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The airline security emperors have no clothes

Passengers go through security checks in the departure hall at Ben Gurion international airport near Tel Aviv.


What a time for airline security.

First, British Airways chairman Martin Broughton did the unthinkable at a United Kingdom airport operators conference, publicly questioning what he called "redundant airport security measures," such as the need to unpack laptops and take off shoes. By taking aim at this historically taboo subject, Broughton crystallized a growing discontent among fliers. His comments, calling for a rethink on security protocols, received wide applause.

Days later, cargo bombs were unearthed aboard flights destined for the United States, and Broughton's comments were suddenly forgotten in the kerfuffle. Several countries - Canada included - reacted by banning

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all cargo and direct flights from Yemen and warned travellers to expect tightened security in the weeks ahead.

Which raises the question: Did the announced security clampdown make you think, "Oh good, I'll be safer," or "Oh no, things can't possibly get any worse?"

I suspect many a frazzled passenger would choose the latter, which exposes a flaw in our current security measures. Whether effective or not, they are losing flier confidence, and are believed by many to increase the stress rather than safety of modern flight.

Take the case of Richard Reid, the infamous shoe bomber, who exhibited all the classic signs of suspicious behaviour. He flew into Paris, and immediately bought a one-way ticket for Florida, departing the next day. With cash. He arrived at the airport without luggage, and then walked onto a plane with the heel of one shoe packed with plastic explosives.

What did airline security learn from this? Have everyone take their shoes off. Which appears to be a slightly pathetic and reactionary patch, entirely missing the key shortcomings that allowed Reid aboard the plane.

Then there is Umar Farouk, the so-called Christmas Bomber, a young Nigerian man with known ties to al-Qaeda, whose father contacted U.S. authorities only days earlier voicing concerns over his son's fanaticism. The security response? Ban all carry-on liquids (over 100 millilitres), and begin confiscating barrels full of toothpaste, hair gel and perfume from grandmothers, children and other frustrated fliers.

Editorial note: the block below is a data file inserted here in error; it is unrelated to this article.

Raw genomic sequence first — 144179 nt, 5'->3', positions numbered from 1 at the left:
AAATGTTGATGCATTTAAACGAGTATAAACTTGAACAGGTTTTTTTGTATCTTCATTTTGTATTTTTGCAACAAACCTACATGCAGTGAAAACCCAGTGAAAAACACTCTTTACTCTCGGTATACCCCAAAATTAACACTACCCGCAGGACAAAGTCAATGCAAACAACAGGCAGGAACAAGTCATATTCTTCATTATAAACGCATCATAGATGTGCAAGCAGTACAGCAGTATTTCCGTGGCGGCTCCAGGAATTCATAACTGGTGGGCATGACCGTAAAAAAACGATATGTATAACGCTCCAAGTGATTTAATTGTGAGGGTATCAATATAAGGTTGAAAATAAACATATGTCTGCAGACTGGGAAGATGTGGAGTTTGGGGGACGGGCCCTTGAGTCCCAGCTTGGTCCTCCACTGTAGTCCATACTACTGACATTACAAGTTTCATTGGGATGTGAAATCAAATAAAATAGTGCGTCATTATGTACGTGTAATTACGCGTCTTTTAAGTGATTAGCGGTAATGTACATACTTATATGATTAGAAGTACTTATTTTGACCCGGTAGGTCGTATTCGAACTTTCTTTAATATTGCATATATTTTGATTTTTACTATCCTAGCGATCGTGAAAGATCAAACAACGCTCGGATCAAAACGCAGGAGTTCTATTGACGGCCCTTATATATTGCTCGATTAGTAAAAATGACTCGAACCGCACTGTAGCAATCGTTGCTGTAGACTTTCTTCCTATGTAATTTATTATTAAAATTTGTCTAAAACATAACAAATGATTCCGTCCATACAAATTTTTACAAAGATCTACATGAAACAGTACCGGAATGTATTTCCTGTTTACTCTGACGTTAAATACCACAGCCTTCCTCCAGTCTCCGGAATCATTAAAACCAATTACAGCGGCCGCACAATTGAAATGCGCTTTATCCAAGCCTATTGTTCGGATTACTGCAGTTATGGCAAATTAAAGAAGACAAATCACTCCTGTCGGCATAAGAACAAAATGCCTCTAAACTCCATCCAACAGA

It seems that it's a political imperative to at least appear to be defending against the latest terrorist tactics - whether or not the newest measures makes any security sense. And a growing number - including Broughton - aren't convinced they do.

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Making things worse is the tendency for security personnel to appear disinterested and disengaged at best, or sullen and surly at worst. There are plenty of refreshingly professional airport security agents out there, but the phenomenon is widespread, and appears to be related to the size of the hub. The bigger the airport, the less engaged the security staff are with passengers. I've been scanned several times this fall by agents in discussions with co-workers in other lines, who take only a small break from chatting to ask for shoes off or belt undone. Most never look me in the eye.

Contrast this with Israel's national carrier, El Al, which ensures that every passenger is interviewed by a well-trained agent before check-in. The airline is renowned for never having suffered a hijacking or act of terrorism, despite the tense arena within which it operates. El Al believes that while technology can help, it can't replace the well-trained human.

Ultimately, as fliers, we are paying for security screening, so if it is going to take place, we have the right to expect a good job.

What is the solution?

First, the performance of security personnel needs to improve. They deserve better pay and more respect, and simultaneously need to earn it. The challenge they face is formidable; vigilantly searching for an event likely never to occur (the vast majority will never intercept a terrorist in their lifetime) but aware that a moment of inattention could lead to horrific results.

More important, our leaders need to better handle the politics of security, including the issues of reactionary protocols (shoes off? laptops out?), flier privacy (body scanners) and passenger profiling (is it time?). We need clarity on what's being done and confidence that it is being done right. Not simply "kowtowing," as Broughton pointed out, to ever-increasing U.S. demands.

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Security is never perfect. No matter what deterrents are put in place, a dedicated individual will eventually slip through. The fundamental question we need to ask is: How can we tighten security and increase its efficiency, without unduly clogging air travel?

Broughton was the first individual of stature within the airline industry to tackle the once-unassailable security industry, to point out that the emperor has no clothes. Or perhaps needs new ones.

Bruce Kirkby is a bestselling author.

Special to The Globe and Mail

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